Two Sons and a Father
This parable, often called “The Prodigal Son,” is perhaps the most studied of all of Jesus’ pithy little stories. It has been called “The Gospel in Miniature,” for its message of mercy and forgiveness. All the accolades are well deserved.
In its full form, it is far longer than any other parable. In fact, it is two stories, in sequence. The first, and better known, tells of a brash younger son who asks for his inheritance early, and goes and wastes it, ending up penniless. He comes back and begs his father for mercy. (His mother is nowhere mentioned.) Many of us can identify with the young man who makes very bad choices. Many of us also can identify with the father, who is so glad to have his son back safe and sound.
The second part concerns the older son. Here the meanings and emotions become more complicated. The older son seems ungracious when he learns of his father’s lavish reception of the wayward younger man. He is jealous (one of many tales of sibling rivalry in scripture). It’s easy for many of us who have siblings to understand his reaction.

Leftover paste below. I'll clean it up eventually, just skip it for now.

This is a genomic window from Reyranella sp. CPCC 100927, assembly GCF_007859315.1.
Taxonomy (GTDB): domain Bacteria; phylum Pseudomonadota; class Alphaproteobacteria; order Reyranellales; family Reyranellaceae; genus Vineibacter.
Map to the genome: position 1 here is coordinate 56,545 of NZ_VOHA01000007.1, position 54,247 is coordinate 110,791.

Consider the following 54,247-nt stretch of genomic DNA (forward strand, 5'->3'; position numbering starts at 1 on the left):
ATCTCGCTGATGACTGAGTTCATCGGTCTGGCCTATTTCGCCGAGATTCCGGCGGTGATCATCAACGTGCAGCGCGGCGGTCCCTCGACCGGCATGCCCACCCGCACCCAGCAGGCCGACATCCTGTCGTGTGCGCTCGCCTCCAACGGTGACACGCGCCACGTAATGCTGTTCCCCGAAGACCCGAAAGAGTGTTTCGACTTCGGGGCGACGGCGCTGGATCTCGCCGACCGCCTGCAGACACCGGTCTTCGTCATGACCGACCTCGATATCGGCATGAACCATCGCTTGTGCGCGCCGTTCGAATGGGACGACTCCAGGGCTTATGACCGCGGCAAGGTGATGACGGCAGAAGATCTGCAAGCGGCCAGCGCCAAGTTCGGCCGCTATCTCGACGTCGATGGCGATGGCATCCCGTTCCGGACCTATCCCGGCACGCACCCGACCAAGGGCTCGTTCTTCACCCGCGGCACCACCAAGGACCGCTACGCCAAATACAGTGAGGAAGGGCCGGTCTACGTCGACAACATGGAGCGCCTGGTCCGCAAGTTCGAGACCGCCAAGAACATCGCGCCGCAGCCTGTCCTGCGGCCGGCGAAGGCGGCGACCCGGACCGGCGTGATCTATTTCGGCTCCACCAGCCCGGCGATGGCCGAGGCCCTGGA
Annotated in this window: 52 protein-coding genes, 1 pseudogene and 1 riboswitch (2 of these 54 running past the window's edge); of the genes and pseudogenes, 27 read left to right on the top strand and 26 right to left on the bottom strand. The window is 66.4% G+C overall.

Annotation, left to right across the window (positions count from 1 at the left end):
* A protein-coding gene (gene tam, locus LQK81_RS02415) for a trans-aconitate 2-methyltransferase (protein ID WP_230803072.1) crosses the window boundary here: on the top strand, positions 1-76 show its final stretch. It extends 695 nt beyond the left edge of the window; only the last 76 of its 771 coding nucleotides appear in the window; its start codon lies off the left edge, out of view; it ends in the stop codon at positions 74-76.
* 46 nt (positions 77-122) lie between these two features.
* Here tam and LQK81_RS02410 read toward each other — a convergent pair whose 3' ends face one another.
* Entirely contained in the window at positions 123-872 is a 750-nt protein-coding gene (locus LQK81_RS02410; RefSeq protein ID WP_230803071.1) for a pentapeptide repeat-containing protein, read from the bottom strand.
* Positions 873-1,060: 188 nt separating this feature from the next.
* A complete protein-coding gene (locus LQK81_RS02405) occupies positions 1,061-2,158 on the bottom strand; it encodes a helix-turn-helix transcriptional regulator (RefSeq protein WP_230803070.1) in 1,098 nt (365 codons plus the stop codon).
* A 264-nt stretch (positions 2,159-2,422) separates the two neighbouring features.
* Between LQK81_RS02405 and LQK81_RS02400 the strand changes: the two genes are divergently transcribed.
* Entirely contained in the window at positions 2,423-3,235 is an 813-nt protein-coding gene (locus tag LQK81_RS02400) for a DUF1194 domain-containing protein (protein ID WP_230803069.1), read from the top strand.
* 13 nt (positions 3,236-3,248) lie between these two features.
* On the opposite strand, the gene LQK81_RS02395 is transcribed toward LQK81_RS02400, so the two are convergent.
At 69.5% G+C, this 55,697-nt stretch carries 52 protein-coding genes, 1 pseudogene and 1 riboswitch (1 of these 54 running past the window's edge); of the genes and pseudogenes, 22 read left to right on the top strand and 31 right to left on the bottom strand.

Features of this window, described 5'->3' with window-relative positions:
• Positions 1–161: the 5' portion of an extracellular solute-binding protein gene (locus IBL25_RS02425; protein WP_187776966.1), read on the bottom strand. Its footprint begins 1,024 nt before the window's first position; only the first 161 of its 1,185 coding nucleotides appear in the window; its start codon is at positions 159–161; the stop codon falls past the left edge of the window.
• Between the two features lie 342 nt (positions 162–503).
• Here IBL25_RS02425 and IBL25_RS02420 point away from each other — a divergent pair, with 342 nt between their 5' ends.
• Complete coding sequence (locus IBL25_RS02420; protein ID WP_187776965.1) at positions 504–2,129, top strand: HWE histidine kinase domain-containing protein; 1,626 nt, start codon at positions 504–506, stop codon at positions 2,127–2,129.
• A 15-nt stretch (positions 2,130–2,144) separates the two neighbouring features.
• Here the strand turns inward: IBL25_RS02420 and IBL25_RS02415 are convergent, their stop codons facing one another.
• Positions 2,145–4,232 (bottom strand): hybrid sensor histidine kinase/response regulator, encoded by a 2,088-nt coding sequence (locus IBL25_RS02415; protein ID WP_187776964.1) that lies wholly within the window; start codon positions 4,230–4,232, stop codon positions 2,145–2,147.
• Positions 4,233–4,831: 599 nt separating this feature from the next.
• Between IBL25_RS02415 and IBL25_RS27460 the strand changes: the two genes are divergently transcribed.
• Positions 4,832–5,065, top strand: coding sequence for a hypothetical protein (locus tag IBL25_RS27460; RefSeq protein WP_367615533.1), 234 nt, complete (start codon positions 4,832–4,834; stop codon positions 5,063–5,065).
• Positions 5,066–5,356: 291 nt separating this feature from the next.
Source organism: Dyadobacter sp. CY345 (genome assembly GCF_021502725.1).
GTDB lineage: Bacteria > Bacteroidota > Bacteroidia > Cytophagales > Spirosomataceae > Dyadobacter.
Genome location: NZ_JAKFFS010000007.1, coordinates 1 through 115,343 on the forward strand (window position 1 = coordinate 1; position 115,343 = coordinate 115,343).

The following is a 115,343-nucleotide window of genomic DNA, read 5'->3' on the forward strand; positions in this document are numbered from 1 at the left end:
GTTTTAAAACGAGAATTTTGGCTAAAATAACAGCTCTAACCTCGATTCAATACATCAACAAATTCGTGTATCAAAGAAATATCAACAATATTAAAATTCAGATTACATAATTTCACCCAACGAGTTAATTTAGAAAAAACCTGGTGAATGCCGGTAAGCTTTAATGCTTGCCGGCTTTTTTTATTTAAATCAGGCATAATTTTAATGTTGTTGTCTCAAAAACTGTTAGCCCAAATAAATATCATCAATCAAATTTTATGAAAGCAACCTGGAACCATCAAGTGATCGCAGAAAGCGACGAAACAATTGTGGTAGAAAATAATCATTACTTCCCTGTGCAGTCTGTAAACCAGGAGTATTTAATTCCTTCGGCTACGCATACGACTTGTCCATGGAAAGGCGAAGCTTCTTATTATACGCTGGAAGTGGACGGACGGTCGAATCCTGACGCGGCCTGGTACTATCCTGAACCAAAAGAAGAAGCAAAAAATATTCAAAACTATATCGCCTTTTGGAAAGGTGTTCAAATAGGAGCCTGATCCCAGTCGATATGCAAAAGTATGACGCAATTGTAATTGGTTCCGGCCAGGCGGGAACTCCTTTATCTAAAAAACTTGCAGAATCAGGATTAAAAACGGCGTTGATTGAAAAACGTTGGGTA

But upon close reading, we realize that the father has completely left his older son out. The father has not even called the older son in from the fields to come to the “welcome home” party. The father has sinned against his more faithful son.
So all three figures here are complex: all have strengths, all have failings. Their humanity draws us into the story; we too are human beings who are sometimes virtuous and sometimes hurtful. In families, we often screw things up. Such is life. Jesus’ teaching is about forgiveness, given and received. Without it, our relationships will wither and die. JBM